What do two Nobel Peace prize laureates do when a government stands in their way of meeting in person? They turn to the Internet and Google+.
The Dalai Lama wanted to visit anti-apartheid leader and retired Archbishop Desmond Tutu in South Africa for his 80th birthday. But the country refused to issue him a visa. Some believe that was because of pressure from China, a key trading partner for South Africa.
The two men did not let that stop them from hanging out using Google+'s "Hangout" video conferencing program.
"His Holiness the Dalai Lama will have a conversation with Archbishop Desmond Tutu by live video over a Hangout ... as part of the Inaugural Desmond Tutu Peace Lecture in Cape Town, South Africa, on October 8, 2011," the Dalai Lama said on Google+ (Yes, he's on Google+ and also on Facebook and Twitter).
The video meeting was shared live to all those who wanted to participate, and is available for viewing on YouTube (see video above).
"While it is a real pity that his Holiness cannot be here in a chair sitting next to Archbishop Tutu to have this conversation this morning ... we are so grateful for the world of technology that has come to us, and that we can have this conversation," said the moderator of the chat.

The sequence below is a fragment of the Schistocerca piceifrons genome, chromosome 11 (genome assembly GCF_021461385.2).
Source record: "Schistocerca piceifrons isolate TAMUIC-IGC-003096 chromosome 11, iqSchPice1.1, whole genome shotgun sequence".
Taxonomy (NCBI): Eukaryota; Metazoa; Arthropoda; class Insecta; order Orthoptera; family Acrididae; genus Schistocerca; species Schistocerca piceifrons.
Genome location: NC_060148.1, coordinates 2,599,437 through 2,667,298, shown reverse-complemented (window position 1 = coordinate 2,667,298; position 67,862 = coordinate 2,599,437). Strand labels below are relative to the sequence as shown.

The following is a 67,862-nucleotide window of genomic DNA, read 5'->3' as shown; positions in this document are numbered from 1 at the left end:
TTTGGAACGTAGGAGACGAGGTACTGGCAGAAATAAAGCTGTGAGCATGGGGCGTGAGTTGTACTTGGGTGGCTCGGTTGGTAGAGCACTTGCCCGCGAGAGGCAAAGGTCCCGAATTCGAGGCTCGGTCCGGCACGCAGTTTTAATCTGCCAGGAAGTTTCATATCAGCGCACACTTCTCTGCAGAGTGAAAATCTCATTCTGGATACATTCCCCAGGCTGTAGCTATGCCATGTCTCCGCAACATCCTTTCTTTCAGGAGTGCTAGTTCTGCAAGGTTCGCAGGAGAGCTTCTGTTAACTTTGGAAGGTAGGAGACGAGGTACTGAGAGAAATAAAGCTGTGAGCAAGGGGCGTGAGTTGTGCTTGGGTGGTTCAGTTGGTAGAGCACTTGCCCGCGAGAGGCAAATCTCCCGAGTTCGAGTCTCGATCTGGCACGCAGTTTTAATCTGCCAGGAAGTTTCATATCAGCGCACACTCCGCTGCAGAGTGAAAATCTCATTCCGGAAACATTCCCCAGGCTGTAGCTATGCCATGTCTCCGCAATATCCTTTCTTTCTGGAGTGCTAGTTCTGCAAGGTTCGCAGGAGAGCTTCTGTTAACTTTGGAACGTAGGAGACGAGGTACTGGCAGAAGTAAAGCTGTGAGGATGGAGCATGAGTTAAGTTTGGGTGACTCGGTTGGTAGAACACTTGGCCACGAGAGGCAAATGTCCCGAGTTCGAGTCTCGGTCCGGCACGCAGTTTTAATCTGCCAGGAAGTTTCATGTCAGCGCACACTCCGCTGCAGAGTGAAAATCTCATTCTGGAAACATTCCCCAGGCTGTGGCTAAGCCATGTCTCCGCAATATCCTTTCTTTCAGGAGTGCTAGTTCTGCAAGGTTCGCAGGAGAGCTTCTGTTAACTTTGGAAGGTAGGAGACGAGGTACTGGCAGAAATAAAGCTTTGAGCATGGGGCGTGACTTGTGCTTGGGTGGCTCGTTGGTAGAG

Fans and supporters on Google's social networking site applauded the clever government workaround as well.
Said Meri Walker on the Dalai Lama's Google+ page: "What finer choice could be made? Skip over oppression of body... meet in shared mind!"
"No visa needed on Google+" said Michel Guntern.
And even hope for the future about other problem-solving using Google+: "How about some israeli-palestinian 'hangouts'? I could see future peace talks being done this way..." said Nick Kaufmann.
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